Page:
Associates Degree in Criminal Justice
Students can earn an associates degree in criminal justice in two years. In some cases, it can be finished in less than two years at some criminal justice schools. Having a criminal justice associate degree prepares students for entry-level jobs in the criminal justice field, or students can go on to pursue a criminal justice bachelor’s degree. In many cases, current criminal justice course credits or military experience can be applied toward associate degree credit. A high school diploma, GED or equivalent is required to begin an criminal justice associate’s degree program. It’s a very popular degree, in part because it can be completed relatively quickly, but also because at least some college credit is now a required condition of employment at many law enforcement agencies around the country.
Examples of courses in a criminal justice associate’s degree curriculum include:
- Introduction to Criminal Justice
- Fundamentals of Policing
- Introduction to Corrections
- Foundations of Psychology
- Crime in America
- Constitutional Law
- Legal Aspects of Law Enforcement
- Ethics in Criminal Justice
- Criminal Procedure and Process
- Court Systems and Practices
- Criminal Investigation
- Crime Scene Investigation
- Criminal Justice Externship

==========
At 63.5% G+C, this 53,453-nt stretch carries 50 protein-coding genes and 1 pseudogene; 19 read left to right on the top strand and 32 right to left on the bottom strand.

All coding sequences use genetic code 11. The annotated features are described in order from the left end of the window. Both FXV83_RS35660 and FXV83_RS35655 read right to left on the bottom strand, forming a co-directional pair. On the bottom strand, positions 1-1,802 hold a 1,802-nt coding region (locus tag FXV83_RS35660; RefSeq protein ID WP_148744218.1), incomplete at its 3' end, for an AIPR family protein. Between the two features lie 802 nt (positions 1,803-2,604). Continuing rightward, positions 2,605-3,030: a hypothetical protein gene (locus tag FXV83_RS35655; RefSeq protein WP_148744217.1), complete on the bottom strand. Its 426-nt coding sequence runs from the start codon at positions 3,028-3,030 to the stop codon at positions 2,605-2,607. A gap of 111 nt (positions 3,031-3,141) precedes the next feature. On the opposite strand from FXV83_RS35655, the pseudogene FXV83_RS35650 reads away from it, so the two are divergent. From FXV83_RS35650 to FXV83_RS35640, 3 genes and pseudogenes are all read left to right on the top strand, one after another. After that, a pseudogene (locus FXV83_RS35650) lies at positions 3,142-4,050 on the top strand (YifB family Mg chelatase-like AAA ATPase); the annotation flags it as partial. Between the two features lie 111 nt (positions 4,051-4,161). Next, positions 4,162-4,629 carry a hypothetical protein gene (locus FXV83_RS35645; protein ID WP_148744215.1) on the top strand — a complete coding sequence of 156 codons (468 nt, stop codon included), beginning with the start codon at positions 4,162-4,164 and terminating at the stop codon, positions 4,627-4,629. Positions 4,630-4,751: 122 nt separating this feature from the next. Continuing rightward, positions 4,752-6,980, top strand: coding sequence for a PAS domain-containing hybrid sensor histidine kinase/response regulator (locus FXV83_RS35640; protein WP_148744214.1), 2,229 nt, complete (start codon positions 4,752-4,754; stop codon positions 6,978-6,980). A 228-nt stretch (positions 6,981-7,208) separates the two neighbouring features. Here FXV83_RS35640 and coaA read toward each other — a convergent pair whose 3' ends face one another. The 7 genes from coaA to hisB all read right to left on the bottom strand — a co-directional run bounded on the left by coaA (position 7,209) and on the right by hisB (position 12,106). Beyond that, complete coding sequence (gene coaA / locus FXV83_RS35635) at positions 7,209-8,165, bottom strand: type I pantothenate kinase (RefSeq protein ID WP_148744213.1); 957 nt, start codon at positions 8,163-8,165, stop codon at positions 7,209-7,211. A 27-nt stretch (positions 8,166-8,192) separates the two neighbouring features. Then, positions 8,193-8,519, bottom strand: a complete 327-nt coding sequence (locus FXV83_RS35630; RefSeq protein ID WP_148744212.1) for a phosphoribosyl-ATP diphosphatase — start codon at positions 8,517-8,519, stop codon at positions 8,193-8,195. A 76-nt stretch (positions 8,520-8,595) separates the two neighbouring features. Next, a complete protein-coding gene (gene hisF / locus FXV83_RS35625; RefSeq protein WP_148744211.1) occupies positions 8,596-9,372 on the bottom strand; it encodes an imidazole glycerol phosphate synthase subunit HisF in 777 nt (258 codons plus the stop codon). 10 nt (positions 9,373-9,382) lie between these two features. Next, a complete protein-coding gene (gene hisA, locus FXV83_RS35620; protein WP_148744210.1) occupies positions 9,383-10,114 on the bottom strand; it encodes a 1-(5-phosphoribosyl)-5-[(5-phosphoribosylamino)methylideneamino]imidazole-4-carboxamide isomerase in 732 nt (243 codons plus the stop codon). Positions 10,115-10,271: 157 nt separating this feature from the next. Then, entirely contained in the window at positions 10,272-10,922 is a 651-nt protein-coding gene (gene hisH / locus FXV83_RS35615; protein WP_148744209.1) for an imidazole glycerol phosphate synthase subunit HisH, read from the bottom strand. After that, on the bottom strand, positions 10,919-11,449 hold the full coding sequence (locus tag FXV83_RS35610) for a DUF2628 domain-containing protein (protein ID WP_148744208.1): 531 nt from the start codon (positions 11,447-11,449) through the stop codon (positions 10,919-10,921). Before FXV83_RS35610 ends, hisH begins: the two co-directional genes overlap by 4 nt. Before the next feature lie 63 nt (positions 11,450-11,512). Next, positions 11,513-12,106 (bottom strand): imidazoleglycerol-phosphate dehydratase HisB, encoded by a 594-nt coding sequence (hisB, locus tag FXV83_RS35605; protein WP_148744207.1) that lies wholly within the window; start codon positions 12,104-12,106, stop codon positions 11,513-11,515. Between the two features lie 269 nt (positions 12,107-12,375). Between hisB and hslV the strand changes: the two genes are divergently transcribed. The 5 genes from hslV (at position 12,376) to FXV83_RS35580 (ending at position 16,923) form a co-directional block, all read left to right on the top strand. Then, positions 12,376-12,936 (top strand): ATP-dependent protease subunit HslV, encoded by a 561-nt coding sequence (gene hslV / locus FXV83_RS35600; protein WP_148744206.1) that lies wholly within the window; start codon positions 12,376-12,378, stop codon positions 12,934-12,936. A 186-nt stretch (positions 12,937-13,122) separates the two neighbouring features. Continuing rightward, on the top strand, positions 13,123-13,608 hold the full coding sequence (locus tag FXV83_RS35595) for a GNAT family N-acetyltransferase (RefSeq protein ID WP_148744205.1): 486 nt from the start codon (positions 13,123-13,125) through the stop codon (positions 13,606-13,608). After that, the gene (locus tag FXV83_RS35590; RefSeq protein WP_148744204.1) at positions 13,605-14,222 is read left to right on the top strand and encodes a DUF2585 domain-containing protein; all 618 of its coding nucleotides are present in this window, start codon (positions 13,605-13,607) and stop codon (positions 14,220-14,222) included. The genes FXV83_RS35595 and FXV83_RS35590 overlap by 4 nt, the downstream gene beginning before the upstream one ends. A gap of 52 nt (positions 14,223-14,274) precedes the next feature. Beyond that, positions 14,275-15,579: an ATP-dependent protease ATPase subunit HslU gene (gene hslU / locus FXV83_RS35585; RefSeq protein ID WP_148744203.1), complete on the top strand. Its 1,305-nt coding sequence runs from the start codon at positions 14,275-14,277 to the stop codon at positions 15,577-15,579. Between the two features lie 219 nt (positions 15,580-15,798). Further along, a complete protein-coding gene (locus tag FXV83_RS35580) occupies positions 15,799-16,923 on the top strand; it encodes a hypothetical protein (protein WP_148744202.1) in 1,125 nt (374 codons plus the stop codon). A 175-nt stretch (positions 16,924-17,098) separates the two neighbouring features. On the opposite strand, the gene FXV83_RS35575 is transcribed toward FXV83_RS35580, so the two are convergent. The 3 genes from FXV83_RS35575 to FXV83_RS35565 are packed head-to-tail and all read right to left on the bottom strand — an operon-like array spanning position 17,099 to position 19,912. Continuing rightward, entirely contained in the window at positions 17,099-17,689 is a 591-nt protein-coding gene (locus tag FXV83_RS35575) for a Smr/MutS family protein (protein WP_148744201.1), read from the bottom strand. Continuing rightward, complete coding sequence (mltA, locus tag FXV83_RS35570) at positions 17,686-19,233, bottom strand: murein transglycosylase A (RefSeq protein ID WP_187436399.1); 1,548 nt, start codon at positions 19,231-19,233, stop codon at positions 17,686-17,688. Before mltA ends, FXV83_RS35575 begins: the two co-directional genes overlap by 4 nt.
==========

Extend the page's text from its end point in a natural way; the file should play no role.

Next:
Profiles of Associate’s Degree in Criminal Justice Programs
Columbus State Community College offers a criminal justice degree program that leads to the award of an Associate of Arts in Criminal Justice. Graduates are prepared to take on entry level roles in local, state, and federal agencies involved in the criminal justice system. The curriculum is built on fundamental courses such as Government and the Law, Juveniles and the Criminal Justice System, Introduction to Homeland Security, and Crime Scene Investigation. Emphasis areas in topics such as Victim Advocacy, Homeland Security, and Crime Scene Investigation are available through groups of electives. Students also take the Peace Officer Academy courses for Law Enforcement Officer Certification in the State of Ohio through the school, which meet the requirements set by the Ohio Peace Officer Training Academy. This certification through the Columbus State Community College Police Academy is embedded in the curriculum and is typically completed during the second year of study in the autumn and spring semesters.